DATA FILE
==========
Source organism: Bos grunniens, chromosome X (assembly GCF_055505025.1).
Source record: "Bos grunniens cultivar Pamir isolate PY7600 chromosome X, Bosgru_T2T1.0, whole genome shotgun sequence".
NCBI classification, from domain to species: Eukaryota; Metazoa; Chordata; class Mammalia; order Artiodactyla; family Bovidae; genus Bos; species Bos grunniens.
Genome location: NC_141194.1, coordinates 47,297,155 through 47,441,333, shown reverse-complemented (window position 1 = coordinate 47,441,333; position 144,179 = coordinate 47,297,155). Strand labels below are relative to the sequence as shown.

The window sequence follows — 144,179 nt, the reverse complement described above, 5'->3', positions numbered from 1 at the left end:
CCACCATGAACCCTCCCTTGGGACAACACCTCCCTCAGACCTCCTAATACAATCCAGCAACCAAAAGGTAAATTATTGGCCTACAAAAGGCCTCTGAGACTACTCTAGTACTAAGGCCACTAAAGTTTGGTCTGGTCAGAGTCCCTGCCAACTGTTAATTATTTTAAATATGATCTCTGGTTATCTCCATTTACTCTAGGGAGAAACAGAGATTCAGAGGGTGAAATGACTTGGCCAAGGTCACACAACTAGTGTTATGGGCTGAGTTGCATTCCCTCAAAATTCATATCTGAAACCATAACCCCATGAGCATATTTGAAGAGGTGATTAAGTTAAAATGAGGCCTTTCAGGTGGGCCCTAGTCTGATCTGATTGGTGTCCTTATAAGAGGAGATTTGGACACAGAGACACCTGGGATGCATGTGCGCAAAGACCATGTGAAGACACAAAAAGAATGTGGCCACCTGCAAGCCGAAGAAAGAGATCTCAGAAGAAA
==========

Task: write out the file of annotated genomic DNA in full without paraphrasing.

Source organism: Bos grunniens, chromosome X (assembly GCF_055505025.1).
Source record: "Bos grunniens cultivar Pamir isolate PY7600 chromosome X, Bosgru_T2T1.0, whole genome shotgun sequence".
NCBI classification, from domain to species: Eukaryota; Metazoa; Chordata; class Mammalia; order Artiodactyla; family Bovidae; genus Bos; species Bos grunniens.
Genome location: NC_141194.1, coordinates 47,297,155 through 47,441,333, shown reverse-complemented (window position 1 = coordinate 47,441,333; position 144,179 = coordinate 47,297,155). Strand labels below are relative to the sequence as shown.

The window sequence follows — 144,179 nt, the reverse complement described above, 5'->3', positions numbered from 1 at the left end:
CCACCATGAACCCTCCCTTGGGACAACACCTCCCTCAGACCTCCTAATACAATCCAGCAACCAAAAGGTAAATTATTGGCCTACAAAAGGCCTCTGAGACTACTCTAGTACTAAGGCCACTAAAGTTTGGTCTGGTCAGAGTCCCTGCCAACTGTTAATTATTTTAAATATGATCTCTGGTTATCTCCATTTACTCTAGGGAGAAACAGAGATTCAGAGGGTGAAATGACTTGGCCAAGGTCACACAACTAGTGTTATGGGCTGAGTTGCATTCCCTCAAAATTCATATCTGAAACCATAACCCCATGAGCATATTTGAAGAGGTGATTAAGTTAAAATGAGGCCTTTCAGGTGGGCCCTAGTCTGATCTGATTGGTGTCCTTATAAGAGGAGATTTGGACACAGAGACACCTGGGATGCATGTGCGCAAAGACCATGTGAAGACACAAAAAGAATGTGGCCACCTGCAAGCCGAAGAAAGAGATCTCAGAAGAAA